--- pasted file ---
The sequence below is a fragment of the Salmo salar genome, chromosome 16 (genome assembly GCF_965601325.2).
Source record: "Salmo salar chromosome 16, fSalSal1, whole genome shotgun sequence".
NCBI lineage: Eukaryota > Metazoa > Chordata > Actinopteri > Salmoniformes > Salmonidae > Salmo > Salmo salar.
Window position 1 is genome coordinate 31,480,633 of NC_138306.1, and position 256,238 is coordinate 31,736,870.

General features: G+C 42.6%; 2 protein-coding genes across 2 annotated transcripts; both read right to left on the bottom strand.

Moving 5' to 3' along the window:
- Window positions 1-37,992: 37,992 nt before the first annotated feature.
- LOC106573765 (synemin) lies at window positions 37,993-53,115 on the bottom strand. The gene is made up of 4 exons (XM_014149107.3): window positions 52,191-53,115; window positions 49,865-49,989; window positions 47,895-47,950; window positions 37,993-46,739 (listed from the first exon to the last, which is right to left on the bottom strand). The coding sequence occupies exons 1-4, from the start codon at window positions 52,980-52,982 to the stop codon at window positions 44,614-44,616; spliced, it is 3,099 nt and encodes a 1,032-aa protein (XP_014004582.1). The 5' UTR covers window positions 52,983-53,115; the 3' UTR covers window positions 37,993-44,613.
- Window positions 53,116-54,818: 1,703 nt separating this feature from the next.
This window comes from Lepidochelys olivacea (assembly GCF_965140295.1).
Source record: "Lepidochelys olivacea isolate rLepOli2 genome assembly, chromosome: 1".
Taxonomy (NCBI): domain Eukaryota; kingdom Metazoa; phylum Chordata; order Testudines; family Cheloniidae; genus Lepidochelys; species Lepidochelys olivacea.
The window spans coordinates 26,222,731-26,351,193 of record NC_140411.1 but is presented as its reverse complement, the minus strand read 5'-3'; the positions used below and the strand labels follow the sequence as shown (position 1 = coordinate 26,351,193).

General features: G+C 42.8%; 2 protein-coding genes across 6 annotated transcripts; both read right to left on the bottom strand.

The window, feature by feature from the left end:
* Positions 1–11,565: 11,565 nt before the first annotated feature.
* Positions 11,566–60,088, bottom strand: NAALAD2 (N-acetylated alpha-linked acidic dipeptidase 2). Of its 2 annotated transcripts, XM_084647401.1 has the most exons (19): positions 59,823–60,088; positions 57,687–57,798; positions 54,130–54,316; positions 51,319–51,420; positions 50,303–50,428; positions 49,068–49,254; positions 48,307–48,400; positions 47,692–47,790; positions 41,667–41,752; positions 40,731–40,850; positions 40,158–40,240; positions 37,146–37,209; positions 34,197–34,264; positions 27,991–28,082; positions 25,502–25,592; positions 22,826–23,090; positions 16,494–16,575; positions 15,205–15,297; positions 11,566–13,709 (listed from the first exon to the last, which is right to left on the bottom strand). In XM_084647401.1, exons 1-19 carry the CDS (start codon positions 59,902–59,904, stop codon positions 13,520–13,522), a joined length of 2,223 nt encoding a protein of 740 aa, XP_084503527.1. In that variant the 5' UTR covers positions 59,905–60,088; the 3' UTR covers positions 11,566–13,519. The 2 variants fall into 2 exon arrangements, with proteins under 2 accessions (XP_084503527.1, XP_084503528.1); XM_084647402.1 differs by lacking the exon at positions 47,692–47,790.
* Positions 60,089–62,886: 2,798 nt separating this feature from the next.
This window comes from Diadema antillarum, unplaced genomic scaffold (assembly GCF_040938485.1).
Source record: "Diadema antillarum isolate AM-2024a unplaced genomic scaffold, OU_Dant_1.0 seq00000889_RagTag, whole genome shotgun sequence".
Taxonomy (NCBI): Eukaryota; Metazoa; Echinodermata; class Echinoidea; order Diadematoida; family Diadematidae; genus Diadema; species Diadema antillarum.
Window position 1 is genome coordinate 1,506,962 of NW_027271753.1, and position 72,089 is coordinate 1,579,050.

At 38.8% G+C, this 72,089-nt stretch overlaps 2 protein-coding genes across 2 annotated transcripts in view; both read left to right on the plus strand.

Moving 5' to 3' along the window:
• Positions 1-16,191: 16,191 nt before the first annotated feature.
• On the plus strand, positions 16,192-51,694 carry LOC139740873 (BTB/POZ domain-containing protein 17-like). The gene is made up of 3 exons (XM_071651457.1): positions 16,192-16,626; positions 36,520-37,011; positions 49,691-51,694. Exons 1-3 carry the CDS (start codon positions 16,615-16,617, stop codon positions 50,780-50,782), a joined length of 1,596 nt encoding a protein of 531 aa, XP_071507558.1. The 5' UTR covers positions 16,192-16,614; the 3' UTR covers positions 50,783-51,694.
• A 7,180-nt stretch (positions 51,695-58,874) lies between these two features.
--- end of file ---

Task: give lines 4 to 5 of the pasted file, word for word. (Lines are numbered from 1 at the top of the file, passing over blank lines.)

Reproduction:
Window position 1 is genome coordinate 31,480,633 of NC_138306.1, and position 256,238 is coordinate 31,736,870.

General features: G+C 42.6%; 2 protein-coding genes across 2 annotated transcripts; both read right to left on the bottom strand.